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Top 10 mistakes made in hiring foreign nationals

Don't make these errors when you choose who's going to work for you in another country.

(1) Assume that they can do anything and everything regarding their country.

Too many times, we've seen Chinese engineers acting as negotiators, French diplomats take on the role of market access people, and Taiwanese sales people try to source factories for their employer.

Would we hire an engineer to negotiate in America? Why would we ever do that overseas?

International is an adjective. Being Indian doesn't mean you know everything about India -- from production to marketing to advertising to negotiation to dentistry. If we define specific skill sets to accomplish goals in America, why would we lump all the skills into one person for a Hispanic market?

(2) Assume that they respect your authority.

You may have positional authority (in that you hired them). But in many cultures, true leadership needs to be earned. Your "foreigner" may have more affiliation to a client, market, co-worker or an ex-boss.

In Central and Eastern Europe, entire governments and economies have changed hands because authority was defied. If everyone magically listened to the boss, China wouldn't be the world's factory, and Poland wouldn't be the fastest-growing economy in Central Europe.

(3) Treat them as translators.

Someone who speaks Greek isn't necessarily a Greek translator. And if you have employed Greek managers, then those managers have their own jobs to do and their own agendas in meetings.

Translation is a specialized skill, like sales, accounting or security. If you haven't got a translator when you need one, then you simply haven't invested enough money in your endeavor.

(4) Task them as you would Americans.

Today's management styles are about tasking with autonomy, getting "out of the box" and saying things like: "Here's the job, you are the team, make it happen."

But do foreign employees really want to take initiative? Many cultures will be paralyzed by that type of approach, and wait for leadership.

Employees all over the world are people who are tasked, not who are entrepreneurial.

Entrepreneurs leave their employers, start their own businesses and get written about in newspapers. It is uniquely American to have intrapreneurs, that is, entrepreneurs who work within an organization.

(5) Pick one foreigner to do another foreigner's job.

This is often seen when a firm hires, for example, a British country manager and tasks him with developing all of Europe. The assumption that "he's European" is an incorrect one. Can he sell in Poland? Is he well-connected in Belgium? Does he speak German? How much does he know about Eastern Europe?

Additionally, country managers often are picked cross-functionally and given marketing, management, sales and production responsibilities. This is a unique and expensive skill mix.

(6) Assume they understand you.

Barring language, do they understand the task? Many cultures need to read rather than listen.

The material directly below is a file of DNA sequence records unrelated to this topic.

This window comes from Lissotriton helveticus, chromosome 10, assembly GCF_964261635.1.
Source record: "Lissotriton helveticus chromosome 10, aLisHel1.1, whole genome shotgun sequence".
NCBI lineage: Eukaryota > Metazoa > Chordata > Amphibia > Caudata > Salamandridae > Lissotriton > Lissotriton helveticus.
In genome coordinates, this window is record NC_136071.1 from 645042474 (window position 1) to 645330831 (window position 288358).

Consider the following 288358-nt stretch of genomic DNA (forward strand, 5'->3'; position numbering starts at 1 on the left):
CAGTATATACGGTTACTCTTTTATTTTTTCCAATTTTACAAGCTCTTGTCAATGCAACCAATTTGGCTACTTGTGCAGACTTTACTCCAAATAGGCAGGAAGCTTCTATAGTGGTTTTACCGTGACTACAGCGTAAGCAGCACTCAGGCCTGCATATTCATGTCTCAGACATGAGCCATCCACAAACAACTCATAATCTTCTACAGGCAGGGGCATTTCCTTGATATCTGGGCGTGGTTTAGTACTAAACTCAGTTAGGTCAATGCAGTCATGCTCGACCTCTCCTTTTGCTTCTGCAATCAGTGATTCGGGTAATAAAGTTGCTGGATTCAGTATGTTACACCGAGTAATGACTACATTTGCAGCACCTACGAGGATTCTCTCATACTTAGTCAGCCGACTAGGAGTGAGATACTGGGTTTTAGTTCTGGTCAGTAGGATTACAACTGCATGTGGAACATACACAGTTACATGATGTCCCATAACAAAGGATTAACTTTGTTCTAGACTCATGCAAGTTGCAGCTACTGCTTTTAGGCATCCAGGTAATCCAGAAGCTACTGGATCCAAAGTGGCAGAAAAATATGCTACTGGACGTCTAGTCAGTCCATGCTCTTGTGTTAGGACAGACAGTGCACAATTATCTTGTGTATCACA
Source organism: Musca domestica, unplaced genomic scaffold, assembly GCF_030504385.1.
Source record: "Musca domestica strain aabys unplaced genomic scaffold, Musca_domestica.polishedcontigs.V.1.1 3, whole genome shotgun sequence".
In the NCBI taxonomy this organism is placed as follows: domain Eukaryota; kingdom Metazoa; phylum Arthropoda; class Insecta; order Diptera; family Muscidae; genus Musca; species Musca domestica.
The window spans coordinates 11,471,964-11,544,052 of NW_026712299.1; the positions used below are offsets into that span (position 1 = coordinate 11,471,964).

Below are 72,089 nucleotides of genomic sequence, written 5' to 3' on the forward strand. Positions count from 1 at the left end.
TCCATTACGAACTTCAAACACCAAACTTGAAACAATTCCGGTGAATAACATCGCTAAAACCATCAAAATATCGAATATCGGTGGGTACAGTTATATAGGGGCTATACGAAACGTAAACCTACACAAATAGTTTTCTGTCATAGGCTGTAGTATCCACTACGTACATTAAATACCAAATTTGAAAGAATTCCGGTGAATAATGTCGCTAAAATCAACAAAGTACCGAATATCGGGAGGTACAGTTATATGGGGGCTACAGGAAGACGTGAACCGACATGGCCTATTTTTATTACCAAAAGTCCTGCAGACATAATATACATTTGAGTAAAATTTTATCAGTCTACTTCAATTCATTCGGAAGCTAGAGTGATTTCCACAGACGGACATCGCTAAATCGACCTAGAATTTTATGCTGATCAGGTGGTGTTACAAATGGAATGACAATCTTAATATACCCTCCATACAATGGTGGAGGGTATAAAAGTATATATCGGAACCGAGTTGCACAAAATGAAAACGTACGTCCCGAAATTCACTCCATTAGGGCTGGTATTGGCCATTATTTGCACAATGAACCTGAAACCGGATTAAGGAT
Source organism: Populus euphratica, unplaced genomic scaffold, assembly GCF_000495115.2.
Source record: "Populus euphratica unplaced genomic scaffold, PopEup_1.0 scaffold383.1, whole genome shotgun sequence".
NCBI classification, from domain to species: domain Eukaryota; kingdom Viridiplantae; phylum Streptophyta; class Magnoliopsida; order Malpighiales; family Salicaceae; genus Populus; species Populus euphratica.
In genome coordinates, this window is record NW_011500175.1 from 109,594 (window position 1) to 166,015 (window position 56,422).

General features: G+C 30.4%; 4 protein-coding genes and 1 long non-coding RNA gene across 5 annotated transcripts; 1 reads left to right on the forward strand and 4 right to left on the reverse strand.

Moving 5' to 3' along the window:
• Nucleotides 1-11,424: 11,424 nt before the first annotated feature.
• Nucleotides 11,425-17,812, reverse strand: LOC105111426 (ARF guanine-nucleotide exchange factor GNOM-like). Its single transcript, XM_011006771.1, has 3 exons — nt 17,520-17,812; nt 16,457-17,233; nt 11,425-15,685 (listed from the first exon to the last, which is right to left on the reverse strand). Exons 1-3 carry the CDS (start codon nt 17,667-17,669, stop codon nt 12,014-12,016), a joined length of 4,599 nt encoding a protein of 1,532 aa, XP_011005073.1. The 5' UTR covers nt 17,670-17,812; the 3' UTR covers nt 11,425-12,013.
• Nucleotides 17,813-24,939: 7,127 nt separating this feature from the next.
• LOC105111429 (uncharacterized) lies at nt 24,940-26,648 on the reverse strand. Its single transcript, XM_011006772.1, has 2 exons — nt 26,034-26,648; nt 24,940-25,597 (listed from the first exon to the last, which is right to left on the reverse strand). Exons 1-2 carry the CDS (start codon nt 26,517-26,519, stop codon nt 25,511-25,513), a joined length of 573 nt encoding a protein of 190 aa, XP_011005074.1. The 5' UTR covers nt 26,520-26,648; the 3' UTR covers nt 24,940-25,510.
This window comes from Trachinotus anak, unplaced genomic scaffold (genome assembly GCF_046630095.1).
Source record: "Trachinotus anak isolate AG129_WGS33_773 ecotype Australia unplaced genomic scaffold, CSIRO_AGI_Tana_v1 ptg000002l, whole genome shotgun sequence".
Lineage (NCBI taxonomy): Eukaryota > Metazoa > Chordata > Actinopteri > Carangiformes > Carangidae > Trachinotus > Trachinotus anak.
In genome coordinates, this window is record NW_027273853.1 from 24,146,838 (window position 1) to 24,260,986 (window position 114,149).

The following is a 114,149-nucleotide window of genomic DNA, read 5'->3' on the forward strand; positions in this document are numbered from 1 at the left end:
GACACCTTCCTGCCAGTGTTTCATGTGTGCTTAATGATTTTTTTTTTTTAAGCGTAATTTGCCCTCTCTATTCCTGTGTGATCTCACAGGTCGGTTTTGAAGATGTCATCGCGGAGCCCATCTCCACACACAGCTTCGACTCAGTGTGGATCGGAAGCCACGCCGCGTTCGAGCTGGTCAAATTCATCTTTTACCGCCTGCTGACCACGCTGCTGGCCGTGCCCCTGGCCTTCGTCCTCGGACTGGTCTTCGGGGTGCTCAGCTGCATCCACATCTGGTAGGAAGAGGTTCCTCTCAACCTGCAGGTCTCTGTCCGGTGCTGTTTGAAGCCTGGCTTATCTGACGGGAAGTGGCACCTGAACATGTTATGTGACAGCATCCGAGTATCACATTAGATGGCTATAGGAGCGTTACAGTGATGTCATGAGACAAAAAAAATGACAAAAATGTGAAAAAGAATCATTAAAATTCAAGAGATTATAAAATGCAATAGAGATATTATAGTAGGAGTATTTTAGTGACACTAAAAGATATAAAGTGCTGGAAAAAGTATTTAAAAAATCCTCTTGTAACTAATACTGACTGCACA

Is your language peppered with euphemisms? Are you using jargon they don't know? Are you saying things like "bottom line" or "ASAP" that they won't know?

A tip: Ask your "foreigner" to write down a description of what you've just asked her to do. See if her description matches your wishes. It will take some extra time, but how much time will a misunderstanding take?

(7) Assume they'll tell you when they don't understand.

In one example, a Russian subsidiary was sent boxes of new software to install on company computers. It never happened, as the Russians never were taught how to do it.

They waited for leadership, as good employees would. And rather than communicate their lack of skills, which would be embarrassing, they assumed headquarters would find out and fix the problem.

(8) Assume they will train you.

It's a confrontational, risk-taking endeavor to turn to your boss and tell her she's wrong. Most American employees don't have the courage to do this.

How can we expect an immigrant -- hoping for the American dream, trying her best in a foreign culture and living with frequent misunderstandings -- to confront and correct her boss, even if that's written into her job description?

There are Chinese employees in Asia who don't even know their own salaries until they start work. If they can't negotiate salary with their bosses, they sure won't correct us on our faux pas.

(9) Make no effort to be friends.

Business is personal. The thought that work friends are different from other friends is unusual for many cultures.

Once confronted with American systems of segregating relationships, "foreigners" may not approach you to socialize. In almost any country, the boss and co-workers would look after their "foreign guests." Dinner invitations, holiday celebrations, and questions about home, family and hobbies would be commonplace.

(10) Assume they work for you.

This is particularly worrisome when employing someone abroad. They may carry your card and cash your paycheck, but who are they working for? What are their affiliations?

The best advice is to hire slowly. Get to know the person you're hiring and their motivations.

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